Bluetongue has been detected in a cattle in Great Britain for the first time in 16 years, prompting the establishment of a safety zone and strict movement conditions for cattle and sheep in the surrounding area. The outbreak of bluetongue has also been reported in the Netherlands, Belgium, and Germany. Multiple organizations in the Netherlands have called for the development of a vaccine to stop the spread of the virus, and the Agriculture Minister is set to visit an affected sheep farmer with King Willem-Alexander.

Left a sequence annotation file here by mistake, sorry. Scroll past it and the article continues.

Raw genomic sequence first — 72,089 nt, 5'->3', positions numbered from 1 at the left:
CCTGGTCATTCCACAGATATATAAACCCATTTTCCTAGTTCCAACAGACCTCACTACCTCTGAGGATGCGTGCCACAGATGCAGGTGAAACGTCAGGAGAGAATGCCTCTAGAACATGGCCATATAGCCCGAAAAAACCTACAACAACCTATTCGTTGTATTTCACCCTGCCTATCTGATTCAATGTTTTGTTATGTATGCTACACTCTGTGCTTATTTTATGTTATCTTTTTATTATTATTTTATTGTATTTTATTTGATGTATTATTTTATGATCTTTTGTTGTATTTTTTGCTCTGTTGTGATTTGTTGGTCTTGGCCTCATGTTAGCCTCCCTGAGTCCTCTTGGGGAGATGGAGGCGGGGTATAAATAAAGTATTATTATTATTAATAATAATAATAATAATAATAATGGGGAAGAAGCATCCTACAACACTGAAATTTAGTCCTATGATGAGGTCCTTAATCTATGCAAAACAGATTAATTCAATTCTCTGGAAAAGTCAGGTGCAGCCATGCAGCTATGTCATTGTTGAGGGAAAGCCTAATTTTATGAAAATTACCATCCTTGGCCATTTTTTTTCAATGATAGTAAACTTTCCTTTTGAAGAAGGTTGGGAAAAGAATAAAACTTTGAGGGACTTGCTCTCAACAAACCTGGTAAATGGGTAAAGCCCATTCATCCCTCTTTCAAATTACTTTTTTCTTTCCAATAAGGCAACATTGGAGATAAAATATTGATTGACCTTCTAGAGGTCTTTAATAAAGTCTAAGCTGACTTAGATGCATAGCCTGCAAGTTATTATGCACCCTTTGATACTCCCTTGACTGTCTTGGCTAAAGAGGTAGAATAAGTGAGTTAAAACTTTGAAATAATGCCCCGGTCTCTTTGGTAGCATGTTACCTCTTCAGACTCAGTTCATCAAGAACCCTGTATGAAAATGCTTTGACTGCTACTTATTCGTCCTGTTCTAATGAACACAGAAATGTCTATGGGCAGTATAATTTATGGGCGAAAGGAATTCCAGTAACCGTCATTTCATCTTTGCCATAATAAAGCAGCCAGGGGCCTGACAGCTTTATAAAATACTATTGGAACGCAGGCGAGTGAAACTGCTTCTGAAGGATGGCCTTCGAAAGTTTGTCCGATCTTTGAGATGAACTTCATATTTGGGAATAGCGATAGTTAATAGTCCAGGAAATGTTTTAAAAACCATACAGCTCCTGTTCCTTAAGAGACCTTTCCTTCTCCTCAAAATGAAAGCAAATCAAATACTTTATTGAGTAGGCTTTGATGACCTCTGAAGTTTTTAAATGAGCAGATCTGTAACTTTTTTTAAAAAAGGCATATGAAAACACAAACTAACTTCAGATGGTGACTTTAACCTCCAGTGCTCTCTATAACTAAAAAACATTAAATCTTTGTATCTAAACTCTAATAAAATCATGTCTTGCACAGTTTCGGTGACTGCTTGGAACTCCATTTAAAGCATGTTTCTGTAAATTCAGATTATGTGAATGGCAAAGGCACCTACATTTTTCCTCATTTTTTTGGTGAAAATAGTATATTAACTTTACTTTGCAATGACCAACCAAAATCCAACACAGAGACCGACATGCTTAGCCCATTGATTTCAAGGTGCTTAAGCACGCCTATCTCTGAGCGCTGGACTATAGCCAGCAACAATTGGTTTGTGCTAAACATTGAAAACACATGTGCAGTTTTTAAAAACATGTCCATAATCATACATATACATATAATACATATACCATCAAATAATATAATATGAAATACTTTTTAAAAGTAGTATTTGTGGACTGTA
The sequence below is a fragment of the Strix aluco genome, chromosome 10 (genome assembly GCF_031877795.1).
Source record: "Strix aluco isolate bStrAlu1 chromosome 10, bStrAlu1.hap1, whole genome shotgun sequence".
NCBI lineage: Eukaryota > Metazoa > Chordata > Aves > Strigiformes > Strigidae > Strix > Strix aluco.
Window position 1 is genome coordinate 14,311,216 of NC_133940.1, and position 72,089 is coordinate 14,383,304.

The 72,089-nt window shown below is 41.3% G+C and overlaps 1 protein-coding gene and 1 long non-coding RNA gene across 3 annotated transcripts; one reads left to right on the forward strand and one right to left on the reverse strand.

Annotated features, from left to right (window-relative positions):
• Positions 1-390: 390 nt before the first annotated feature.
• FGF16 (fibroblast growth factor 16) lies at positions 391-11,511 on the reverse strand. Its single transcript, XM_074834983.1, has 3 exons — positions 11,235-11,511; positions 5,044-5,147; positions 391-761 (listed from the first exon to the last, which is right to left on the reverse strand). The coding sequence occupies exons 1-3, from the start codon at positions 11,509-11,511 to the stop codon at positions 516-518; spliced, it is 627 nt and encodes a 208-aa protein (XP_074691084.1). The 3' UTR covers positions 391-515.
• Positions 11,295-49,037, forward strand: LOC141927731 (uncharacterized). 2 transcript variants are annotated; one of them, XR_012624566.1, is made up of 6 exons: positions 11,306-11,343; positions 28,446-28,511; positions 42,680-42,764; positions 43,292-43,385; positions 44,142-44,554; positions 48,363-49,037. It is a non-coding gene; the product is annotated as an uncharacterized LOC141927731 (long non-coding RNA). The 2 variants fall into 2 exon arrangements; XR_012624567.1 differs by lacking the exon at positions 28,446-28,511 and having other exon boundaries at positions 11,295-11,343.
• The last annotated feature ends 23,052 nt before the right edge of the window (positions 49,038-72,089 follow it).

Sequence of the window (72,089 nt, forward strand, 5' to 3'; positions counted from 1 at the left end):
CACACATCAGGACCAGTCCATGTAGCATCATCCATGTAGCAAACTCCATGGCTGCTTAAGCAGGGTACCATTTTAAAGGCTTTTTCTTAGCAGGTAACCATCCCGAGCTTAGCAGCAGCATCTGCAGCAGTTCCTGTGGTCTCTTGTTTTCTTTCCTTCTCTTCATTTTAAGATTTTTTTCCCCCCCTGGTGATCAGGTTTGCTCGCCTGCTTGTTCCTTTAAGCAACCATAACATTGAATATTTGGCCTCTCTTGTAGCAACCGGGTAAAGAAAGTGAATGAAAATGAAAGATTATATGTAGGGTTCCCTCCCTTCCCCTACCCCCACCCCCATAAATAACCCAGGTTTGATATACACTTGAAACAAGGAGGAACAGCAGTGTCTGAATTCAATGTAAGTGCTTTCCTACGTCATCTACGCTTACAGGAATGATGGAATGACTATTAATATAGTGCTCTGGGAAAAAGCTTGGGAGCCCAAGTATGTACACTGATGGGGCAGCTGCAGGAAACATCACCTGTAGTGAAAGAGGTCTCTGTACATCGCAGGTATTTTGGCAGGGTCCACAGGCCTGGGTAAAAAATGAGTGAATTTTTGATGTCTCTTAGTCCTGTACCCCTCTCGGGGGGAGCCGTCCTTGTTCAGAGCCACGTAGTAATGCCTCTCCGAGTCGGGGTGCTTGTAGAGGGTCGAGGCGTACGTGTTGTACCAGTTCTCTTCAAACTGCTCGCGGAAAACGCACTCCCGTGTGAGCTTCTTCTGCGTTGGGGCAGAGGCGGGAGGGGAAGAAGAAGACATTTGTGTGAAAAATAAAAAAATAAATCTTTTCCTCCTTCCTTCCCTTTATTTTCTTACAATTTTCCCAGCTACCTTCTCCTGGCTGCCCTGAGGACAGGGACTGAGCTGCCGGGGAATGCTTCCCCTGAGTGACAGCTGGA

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For the first time in 16 years, bluetongue has been diagnosed in a cattle in Great Britain. This was reported by the British animal and plant health agency APHA. It is not reported which bluetongue variant it concerns. It concerns an animal on a farm in the county of Kent, a coastal region in the south-east of Great Britain. As a precaution, the cattle were removed and the British Agriculture Ministry has established a ten-kilometre safety zone around the company, where strict conditions apply to the movement of cattle and sheep. 5300 companies in the Netherlands After the Netherlands, Belgium and Germany, Great Britain is the fourth country where bluetongue has been diagnosed. In Belgium it remains at 1 company for the time being, in Germany there are nine official confirmations of bluetongue. In the Netherlands, the outbreak has now spread throughout the country and affects more than 5,300 companies. Royal visit this week Various organizations have asked outgoing Agriculture ...